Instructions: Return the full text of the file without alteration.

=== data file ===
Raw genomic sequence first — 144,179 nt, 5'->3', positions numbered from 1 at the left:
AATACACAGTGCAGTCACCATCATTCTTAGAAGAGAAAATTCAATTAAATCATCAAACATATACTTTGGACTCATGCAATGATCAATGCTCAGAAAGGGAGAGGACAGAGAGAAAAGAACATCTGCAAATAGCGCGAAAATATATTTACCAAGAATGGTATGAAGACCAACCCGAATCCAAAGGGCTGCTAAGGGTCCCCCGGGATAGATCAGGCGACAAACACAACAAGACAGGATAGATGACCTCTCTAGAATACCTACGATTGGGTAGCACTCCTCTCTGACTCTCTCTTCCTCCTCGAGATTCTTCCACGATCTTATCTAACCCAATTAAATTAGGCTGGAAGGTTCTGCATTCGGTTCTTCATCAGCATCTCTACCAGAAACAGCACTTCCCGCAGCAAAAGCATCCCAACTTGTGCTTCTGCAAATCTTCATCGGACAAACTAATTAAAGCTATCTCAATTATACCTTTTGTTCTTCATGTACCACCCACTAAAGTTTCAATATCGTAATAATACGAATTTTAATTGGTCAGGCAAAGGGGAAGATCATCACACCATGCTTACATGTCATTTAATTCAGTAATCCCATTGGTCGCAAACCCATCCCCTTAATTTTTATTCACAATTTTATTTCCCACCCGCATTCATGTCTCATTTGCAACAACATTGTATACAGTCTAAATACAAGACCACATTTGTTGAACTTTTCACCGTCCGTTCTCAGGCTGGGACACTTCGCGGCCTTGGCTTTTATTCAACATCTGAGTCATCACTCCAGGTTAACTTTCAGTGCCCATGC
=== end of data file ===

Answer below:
Raw genomic sequence first — 144,179 nt, 5'->3', positions numbered from 1 at the left:
AATACACAGTGCAGTCACCATCATTCTTAGAAGAGAAAATTCAATTAAATCATCAAACATATACTTTGGACTCATGCAATGATCAATGCTCAGAAAGGGAGAGGACAGAGAGAAAAGAACATCTGCAAATAGCGCGAAAATATATTTACCAAGAATGGTATGAAGACCAACCCGAATCCAAAGGGCTGCTAAGGGTCCCCCGGGATAGATCAGGCGACAAACACAACAAGACAGGATAGATGACCTCTCTAGAATACCTACGATTGGGTAGCACTCCTCTCTGACTCTCTCTTCCTCCTCGAGATTCTTCCACGATCTTATCTAACCCAATTAAATTAGGCTGGAAGGTTCTGCATTCGGTTCTTCATCAGCATCTCTACCAGAAACAGCACTTCCCGCAGCAAAAGCATCCCAACTTGTGCTTCTGCAAATCTTCATCGGACAAACTAATTAAAGCTATCTCAATTATACCTTTTGTTCTTCATGTACCACCCACTAAAGTTTCAATATCGTAATAATACGAATTTTAATTGGTCAGGCAAAGGGGAAGATCATCACACCATGCTTACATGTCATTTAATTCAGTAATCCCATTGGTCGCAAACCCATCCCCTTAATTTTTATTCACAATTTTATTTCCCACCCGCATTCATGTCTCATTTGCAACAACATTGTATACAGTCTAAATACAAGACCACATTTGTTGAACTTTTCACCGTCCGTTCTCAGGCTGGGACACTTCGCGGCCTTGGCTTTTATTCAACATCTGAGTCATCACTCCAGGTTAACTTTCAGTGCCCATGC